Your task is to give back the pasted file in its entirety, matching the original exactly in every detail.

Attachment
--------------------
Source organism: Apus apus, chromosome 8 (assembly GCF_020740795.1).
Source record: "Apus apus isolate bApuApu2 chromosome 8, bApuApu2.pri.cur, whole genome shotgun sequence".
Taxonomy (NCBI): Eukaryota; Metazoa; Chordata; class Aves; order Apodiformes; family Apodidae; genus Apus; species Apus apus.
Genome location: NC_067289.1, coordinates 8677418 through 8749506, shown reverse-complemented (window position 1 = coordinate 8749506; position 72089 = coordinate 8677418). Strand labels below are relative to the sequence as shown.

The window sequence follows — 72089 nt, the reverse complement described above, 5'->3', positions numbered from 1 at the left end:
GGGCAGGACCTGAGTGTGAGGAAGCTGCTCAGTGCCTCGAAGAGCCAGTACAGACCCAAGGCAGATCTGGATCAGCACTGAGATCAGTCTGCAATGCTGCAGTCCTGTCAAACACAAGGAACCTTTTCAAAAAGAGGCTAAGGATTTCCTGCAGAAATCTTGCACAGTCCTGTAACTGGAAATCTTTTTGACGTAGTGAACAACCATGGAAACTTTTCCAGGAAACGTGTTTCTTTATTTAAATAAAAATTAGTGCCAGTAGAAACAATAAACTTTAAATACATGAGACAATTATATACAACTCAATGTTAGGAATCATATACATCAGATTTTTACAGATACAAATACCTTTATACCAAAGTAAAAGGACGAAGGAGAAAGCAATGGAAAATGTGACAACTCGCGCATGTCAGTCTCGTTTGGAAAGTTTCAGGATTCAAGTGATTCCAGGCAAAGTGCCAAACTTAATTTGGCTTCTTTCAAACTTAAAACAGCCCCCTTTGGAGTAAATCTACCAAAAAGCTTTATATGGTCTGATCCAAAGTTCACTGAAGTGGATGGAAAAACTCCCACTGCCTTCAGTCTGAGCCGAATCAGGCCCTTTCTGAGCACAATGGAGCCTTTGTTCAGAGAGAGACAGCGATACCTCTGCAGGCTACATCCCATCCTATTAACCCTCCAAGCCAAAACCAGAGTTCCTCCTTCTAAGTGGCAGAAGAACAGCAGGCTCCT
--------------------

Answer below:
Source organism: Apus apus, chromosome 8 (assembly GCF_020740795.1).
Source record: "Apus apus isolate bApuApu2 chromosome 8, bApuApu2.pri.cur, whole genome shotgun sequence".
Taxonomy (NCBI): Eukaryota; Metazoa; Chordata; class Aves; order Apodiformes; family Apodidae; genus Apus; species Apus apus.
Genome location: NC_067289.1, coordinates 8677418 through 8749506, shown reverse-complemented (window position 1 = coordinate 8749506; position 72089 = coordinate 8677418). Strand labels below are relative to the sequence as shown.

The window sequence follows — 72089 nt, the reverse complement described above, 5'->3', positions numbered from 1 at the left end:
GGGCAGGACCTGAGTGTGAGGAAGCTGCTCAGTGCCTCGAAGAGCCAGTACAGACCCAAGGCAGATCTGGATCAGCACTGAGATCAGTCTGCAATGCTGCAGTCCTGTCAAACACAAGGAACCTTTTCAAAAAGAGGCTAAGGATTTCCTGCAGAAATCTTGCACAGTCCTGTAACTGGAAATCTTTTTGACGTAGTGAACAACCATGGAAACTTTTCCAGGAAACGTGTTTCTTTATTTAAATAAAAATTAGTGCCAGTAGAAACAATAAACTTTAAATACATGAGACAATTATATACAACTCAATGTTAGGAATCATATACATCAGATTTTTACAGATACAAATACCTTTATACCAAAGTAAAAGGACGAAGGAGAAAGCAATGGAAAATGTGACAACTCGCGCATGTCAGTCTCGTTTGGAAAGTTTCAGGATTCAAGTGATTCCAGGCAAAGTGCCAAACTTAATTTGGCTTCTTTCAAACTTAAAACAGCCCCCTTTGGAGTAAATCTACCAAAAAGCTTTATATGGTCTGATCCAAAGTTCACTGAAGTGGATGGAAAAACTCCCACTGCCTTCAGTCTGAGCCGAATCAGGCCCTTTCTGAGCACAATGGAGCCTTTGTTCAGAGAGAGACAGCGATACCTCTGCAGGCTACATCCCATCCTATTAACCCTCCAAGCCAAAACCAGAGTTCCTCCTTCTAAGTGGCAGAAGAACAGCAGGCTCCT